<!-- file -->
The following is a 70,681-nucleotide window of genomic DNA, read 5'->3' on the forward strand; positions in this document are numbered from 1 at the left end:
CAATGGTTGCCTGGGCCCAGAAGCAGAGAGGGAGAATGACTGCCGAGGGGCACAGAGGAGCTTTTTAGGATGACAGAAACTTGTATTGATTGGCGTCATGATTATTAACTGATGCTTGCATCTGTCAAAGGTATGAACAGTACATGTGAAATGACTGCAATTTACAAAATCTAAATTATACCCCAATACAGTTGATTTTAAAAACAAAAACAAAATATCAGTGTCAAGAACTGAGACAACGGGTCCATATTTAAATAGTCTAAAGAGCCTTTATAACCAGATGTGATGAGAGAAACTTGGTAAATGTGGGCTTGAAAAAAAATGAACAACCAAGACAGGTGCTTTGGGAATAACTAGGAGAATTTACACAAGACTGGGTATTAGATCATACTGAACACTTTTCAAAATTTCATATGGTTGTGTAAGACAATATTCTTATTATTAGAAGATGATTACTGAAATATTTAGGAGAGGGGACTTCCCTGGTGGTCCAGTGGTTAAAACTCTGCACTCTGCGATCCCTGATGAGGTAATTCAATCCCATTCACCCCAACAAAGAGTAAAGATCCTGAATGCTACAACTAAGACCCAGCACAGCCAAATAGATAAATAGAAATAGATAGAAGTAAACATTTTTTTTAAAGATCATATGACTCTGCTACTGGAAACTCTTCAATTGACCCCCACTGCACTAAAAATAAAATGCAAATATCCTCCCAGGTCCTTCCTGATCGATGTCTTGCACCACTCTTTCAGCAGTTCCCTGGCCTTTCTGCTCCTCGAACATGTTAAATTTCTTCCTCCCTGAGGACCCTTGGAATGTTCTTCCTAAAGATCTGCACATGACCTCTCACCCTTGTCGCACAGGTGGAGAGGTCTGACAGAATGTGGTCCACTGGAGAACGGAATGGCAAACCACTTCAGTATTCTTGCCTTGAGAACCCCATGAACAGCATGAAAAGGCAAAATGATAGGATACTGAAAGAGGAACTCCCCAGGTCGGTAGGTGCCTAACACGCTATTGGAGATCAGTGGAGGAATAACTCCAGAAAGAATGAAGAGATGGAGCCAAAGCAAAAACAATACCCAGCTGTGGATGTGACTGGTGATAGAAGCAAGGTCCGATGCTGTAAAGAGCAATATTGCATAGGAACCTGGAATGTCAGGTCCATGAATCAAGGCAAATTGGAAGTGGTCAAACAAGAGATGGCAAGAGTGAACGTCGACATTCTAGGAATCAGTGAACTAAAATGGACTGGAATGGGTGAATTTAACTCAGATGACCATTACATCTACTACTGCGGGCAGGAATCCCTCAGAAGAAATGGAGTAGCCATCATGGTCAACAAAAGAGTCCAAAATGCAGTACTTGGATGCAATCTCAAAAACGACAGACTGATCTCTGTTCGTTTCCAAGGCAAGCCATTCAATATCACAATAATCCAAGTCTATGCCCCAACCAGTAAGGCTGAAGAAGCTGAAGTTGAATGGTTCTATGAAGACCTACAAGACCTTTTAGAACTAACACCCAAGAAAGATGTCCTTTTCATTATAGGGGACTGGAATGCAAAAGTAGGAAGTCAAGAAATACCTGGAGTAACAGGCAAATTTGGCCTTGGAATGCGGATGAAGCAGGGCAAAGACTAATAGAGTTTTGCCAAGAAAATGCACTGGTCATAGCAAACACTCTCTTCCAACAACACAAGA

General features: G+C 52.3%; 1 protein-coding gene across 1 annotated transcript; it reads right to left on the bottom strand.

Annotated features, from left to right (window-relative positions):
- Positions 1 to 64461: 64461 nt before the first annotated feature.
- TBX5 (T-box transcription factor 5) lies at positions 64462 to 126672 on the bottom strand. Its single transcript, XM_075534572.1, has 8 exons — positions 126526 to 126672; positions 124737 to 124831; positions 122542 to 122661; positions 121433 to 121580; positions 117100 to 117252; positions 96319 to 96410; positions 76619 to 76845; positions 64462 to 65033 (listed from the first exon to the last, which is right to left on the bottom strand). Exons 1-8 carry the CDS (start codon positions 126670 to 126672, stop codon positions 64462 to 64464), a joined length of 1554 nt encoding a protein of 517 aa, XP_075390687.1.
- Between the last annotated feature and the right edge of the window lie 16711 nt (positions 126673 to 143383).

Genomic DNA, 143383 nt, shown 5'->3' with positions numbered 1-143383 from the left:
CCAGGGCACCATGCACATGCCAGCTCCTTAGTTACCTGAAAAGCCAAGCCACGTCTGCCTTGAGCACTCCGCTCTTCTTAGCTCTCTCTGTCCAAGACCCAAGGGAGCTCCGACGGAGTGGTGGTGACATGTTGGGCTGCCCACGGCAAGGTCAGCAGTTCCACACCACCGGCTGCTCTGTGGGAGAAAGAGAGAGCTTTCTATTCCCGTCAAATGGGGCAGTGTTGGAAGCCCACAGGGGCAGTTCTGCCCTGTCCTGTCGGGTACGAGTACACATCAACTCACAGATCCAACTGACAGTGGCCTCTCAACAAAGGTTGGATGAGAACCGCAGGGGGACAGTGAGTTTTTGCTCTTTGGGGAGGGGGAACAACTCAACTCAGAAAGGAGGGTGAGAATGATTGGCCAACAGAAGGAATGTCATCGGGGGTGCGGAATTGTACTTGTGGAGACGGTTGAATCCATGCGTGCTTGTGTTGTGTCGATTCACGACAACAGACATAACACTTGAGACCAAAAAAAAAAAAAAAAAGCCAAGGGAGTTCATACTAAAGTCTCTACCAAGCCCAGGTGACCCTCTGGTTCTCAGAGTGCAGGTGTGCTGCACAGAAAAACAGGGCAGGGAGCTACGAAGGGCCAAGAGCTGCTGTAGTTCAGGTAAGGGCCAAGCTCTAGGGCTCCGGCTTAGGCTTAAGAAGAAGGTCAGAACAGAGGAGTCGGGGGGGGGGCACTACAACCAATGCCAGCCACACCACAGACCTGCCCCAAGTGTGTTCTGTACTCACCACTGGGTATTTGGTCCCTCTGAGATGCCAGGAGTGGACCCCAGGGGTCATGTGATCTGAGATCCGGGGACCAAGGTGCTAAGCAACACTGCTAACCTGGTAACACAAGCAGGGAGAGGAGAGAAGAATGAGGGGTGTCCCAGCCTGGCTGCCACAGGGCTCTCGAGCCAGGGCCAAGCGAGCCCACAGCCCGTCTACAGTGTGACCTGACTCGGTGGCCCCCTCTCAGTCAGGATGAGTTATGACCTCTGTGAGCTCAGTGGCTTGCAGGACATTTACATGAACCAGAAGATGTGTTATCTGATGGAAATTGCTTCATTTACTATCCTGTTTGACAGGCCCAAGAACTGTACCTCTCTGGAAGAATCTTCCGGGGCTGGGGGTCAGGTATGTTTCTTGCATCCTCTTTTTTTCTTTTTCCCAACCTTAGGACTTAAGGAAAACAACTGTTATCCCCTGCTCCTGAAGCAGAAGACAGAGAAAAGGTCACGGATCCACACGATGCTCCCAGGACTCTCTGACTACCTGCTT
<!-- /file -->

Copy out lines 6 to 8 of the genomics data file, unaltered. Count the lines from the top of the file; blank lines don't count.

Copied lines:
- TBX5 (T-box transcription factor 5) lies at positions 64462 to 126672 on the bottom strand. Its single transcript, XM_075534572.1, has 8 exons — positions 126526 to 126672; positions 124737 to 124831; positions 122542 to 122661; positions 121433 to 121580; positions 117100 to 117252; positions 96319 to 96410; positions 76619 to 76845; positions 64462 to 65033 (listed from the first exon to the last, which is right to left on the bottom strand). Exons 1-8 carry the CDS (start codon positions 126670 to 126672, stop codon positions 64462 to 64464), a joined length of 1554 nt encoding a protein of 517 aa, XP_075390687.1.
- Between the last annotated feature and the right edge of the window lie 16711 nt (positions 126673 to 143383).

Genomic DNA, 143383 nt, shown 5'->3' with positions numbered 1-143383 from the left: